CLEVELAND — According to the CDC, one of 44 children in the U.S. are diagnosed with autism every day, and during the pandemic, many families received that diagnosis virtually.
One of those children is four-year-old Carter. At the beginning of the pandemic, Catherine Smith spent more time at home, since both her kids were learning virtually. During that time, she noticed differences in her son’s behavior.
“Things like him walking around with a speaker to his ear, or [the] computer or the TV had to be up loud,” said Smith.
She called her doctor, then got set up with the Cleveland Clinic Center for Autism. At two years old, Carter was diagnosed as a child living with autism, but at that time, everything was virtual. Smith wasn't alone in that journey.
The director of the Center for Autism Cleveland Clinic Children's, Dr. Cynthia Johnson, said lots of families went through the same process with a virtual diagnosis, which was also new for them at the clinic.
“It continued to be a challenge, but we did the best we could, knowing we wanted to get these children into early treatment,” said Johnson.
Carter's family faced many hurdles, including the fact that due to the pandemic, the child lacked social interactions.
“Typical questions I might ask, like, 'How does he respond to children that approach him out on the playground?' They didn't have these opportunities all of a sudden,” Johnson said.
There were also struggles trying to keep kids’ attention via Zoom. Over time, they got the system down pat by working with the parents.
“On that second visit, we would get on with families and sort of direct the parent in ways to interact with the child,” said Johnson.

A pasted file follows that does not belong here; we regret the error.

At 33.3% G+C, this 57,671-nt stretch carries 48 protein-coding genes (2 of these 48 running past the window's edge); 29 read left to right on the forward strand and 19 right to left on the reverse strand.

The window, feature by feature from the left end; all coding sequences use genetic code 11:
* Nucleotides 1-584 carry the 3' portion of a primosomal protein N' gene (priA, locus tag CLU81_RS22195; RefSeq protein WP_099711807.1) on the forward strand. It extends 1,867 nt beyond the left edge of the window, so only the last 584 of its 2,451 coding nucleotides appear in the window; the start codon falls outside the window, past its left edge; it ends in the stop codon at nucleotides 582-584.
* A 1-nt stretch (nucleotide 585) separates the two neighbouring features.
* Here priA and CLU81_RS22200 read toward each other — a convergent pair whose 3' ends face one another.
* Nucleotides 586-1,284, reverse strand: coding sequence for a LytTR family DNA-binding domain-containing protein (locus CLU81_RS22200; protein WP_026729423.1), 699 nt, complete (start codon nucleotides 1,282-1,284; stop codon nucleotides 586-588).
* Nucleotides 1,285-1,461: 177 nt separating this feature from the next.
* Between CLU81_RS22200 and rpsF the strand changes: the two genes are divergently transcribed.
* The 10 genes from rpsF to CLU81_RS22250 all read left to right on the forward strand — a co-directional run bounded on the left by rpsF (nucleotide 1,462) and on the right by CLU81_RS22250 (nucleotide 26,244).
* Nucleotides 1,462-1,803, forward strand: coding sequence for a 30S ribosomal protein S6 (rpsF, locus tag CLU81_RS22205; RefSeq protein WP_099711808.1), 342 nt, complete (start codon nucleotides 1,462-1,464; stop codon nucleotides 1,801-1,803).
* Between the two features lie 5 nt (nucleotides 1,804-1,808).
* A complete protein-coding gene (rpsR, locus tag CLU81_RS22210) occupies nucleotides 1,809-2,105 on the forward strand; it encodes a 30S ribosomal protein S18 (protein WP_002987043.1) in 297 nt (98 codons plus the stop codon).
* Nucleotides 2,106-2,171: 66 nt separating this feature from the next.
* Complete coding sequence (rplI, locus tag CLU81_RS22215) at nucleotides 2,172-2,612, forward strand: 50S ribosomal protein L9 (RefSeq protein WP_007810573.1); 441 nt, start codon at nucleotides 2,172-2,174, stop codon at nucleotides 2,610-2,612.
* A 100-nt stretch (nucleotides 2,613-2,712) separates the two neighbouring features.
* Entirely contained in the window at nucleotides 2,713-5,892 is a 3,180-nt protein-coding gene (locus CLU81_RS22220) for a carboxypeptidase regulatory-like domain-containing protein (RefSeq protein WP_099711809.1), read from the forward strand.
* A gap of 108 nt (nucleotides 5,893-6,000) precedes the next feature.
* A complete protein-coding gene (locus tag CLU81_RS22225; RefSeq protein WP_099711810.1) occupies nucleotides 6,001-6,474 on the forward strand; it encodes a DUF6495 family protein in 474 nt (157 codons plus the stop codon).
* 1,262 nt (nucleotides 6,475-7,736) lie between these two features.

Johnson said their goal is the get an autism diagnosis in children as young as 1 to 2 years old.
“The child doesn't have access to the therapies they would earlier on. It's also a huge con that I see the child's not well understood, or it can be greatly misunderstood and parents are misunderstood,” said Johnson.
After three months of virtual visits, kids like Carter were able to get that in-person therapy, and two years later, with an early diagnosis, the progress is undeniable.
“As you can tell, he went from not saying one word to two words. So now he's just like, a ball of energy,” said Smith.
Carter's mom says she couldn’t have done it without the help of her family, her faith and the clinic, telling every parent out there, they're not alone.
“I’m not in this community by myself. You know, it takes a village,” said Smith.
If you think your child has autism, contact your doctor. For more on the Cleveland Clinic Autism Center click here.
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